Iraq’s Lost Children: Miracles Amid Tragedy

Children from Nineveh Province in a refugee camp in Iraq
Children from Nineveh Province in a refugee camp in Iraq (Photo: DELIL SOULEIMAN/AFP/Getty Images)

The occupation of Mosul, Iraq by ISIS exposed the city’s children not only to the brutal rule of the terror group, but to the destruction and chaos that accompanied the liberation.

It is estimated that in the last three years, the number of lost children between the ages of one month and 17 years exceeds 15,000. The war did not discriminate between children from Sunni, Shiite, Christian, Yazidi and Shabak famlies.

At present, one in four children in Iraq lives in poverty and four million are in need of assistance, according to UNICEF, the U.N.’s child welfare agency.

Hundreds of children who survived became orphaned, not knowing what happened to their families. Most of the children were discovered alone — lost in the desert, on the roads or under wreckage of houses. They were saved by civil defense groups.

The Iraqi government set up shelters for these children, hoping their families had survived.

Hundreds were reunited with their families with the help of the Counterterrorism Office in Mosul. Those are the stories with happy endings, like that of Um Mohammed, an Iraqi mother of four.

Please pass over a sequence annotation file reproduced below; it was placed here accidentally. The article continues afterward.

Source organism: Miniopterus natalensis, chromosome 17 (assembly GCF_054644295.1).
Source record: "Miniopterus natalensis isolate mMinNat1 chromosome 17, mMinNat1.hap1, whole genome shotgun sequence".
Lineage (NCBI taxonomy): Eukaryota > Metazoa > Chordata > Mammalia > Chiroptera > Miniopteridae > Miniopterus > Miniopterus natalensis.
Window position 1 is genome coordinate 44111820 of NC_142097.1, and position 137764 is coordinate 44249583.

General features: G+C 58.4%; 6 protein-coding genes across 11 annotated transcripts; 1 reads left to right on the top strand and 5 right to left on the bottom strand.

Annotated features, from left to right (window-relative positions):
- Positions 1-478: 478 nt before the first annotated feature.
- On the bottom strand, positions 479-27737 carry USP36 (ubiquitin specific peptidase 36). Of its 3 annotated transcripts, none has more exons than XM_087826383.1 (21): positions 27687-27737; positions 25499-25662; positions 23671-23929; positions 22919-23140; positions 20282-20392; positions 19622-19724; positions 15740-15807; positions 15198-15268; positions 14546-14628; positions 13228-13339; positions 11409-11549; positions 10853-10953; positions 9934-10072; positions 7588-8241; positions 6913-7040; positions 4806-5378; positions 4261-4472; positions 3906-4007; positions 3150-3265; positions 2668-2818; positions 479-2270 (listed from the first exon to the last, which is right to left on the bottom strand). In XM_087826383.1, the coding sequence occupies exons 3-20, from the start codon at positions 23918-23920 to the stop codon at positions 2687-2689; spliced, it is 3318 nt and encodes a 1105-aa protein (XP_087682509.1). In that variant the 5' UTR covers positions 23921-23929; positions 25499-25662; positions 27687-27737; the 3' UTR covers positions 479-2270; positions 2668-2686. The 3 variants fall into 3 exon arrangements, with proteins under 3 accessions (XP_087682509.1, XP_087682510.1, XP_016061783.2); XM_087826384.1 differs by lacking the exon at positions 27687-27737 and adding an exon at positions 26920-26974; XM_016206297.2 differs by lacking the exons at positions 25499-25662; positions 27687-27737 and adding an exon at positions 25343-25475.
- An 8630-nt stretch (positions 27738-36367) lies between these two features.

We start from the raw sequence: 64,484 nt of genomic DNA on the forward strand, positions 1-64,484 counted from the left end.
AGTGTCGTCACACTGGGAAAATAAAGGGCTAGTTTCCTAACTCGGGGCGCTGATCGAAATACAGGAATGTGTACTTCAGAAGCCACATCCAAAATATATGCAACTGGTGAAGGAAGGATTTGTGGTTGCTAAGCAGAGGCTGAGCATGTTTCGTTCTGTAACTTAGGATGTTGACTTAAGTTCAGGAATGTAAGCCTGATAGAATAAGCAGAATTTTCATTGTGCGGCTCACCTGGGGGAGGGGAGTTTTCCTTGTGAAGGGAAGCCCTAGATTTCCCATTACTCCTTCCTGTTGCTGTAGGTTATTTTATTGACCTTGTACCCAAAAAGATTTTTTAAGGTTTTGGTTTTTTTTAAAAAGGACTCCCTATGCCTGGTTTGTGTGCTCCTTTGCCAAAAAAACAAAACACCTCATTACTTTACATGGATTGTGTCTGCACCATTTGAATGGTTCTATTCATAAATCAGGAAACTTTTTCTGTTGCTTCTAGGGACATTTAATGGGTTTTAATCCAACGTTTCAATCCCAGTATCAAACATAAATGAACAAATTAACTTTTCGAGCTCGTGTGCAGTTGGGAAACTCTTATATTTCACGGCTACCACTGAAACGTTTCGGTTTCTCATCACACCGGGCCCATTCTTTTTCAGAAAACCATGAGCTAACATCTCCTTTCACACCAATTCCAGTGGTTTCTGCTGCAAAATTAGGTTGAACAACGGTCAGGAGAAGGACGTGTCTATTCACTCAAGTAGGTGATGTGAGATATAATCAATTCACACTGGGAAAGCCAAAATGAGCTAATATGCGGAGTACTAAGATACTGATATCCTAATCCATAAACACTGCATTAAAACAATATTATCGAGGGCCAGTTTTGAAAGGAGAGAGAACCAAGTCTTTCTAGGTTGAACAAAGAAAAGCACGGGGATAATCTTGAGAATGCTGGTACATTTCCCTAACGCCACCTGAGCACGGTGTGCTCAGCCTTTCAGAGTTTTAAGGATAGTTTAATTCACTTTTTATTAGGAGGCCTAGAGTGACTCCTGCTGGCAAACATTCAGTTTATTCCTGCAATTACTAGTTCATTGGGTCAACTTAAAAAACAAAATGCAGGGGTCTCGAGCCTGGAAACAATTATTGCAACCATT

With her house under bombardment by artillery attacks during the liberation of Mosul, Um Mohammed was forced to flee with her children. Although the house was totally destroyed, she managed to get out with three of the children. She could hear the fourth child, a baby of just two months crying in the wreckage. She looked desperately but couldn’t find him.

Those cries became a recurring nightmare for her, until three months later, when the child was five months old, she found him one day at an orphanage. He had changed so much in those months  she was unsure if the child she had found was really her son. A DNA test positively identified him.

Another story with a happy ending was that of Reyam Hassan, a five-year-old girl who became separated from her family.

Her father tells the moving story, “During the terrible wave of fighting to wrest control of the city from ISIS, people were forced to flee for their lives from one side of Mosul to the other. The only means of escape was to cross the Tigris River in small boats.

“The boats were horribly overcrowded, but that was our only option. Horrific battles were going on all around us. We got on one of these boats, then ISIS began shooting at us. Reyam became hysterical and flung herself into the Tigris. I couldn’t get the others to go back and save her, and I knew I couldn’t do it myself as I don’t swim well at all.

“Two months after Mosul was liberated, I got a phone call from a friend telling me there were unidentified children in one of the shelters. Even though I had lost all hope of finding Reyam, I decided to go there. As I was wandering through the shelter, I saw Reyam sitting in a corner with other lost children.

“She saw me and started screaming, ‘Baba, Baba!’ (Father, Father) Afterwards, I bowed down on my knees and thanked the Lord for this great miracle. I also adopted a child that Reyam had fallen in love with in the shelter.”

Reyam’s father later found out that Reyan was rescued by special forces patrolling the river who saw the girl and pulled her out seconds before she would have drowned.



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Ran Meir
Ran Meir is Clarion Project's Arab affairs analyst.

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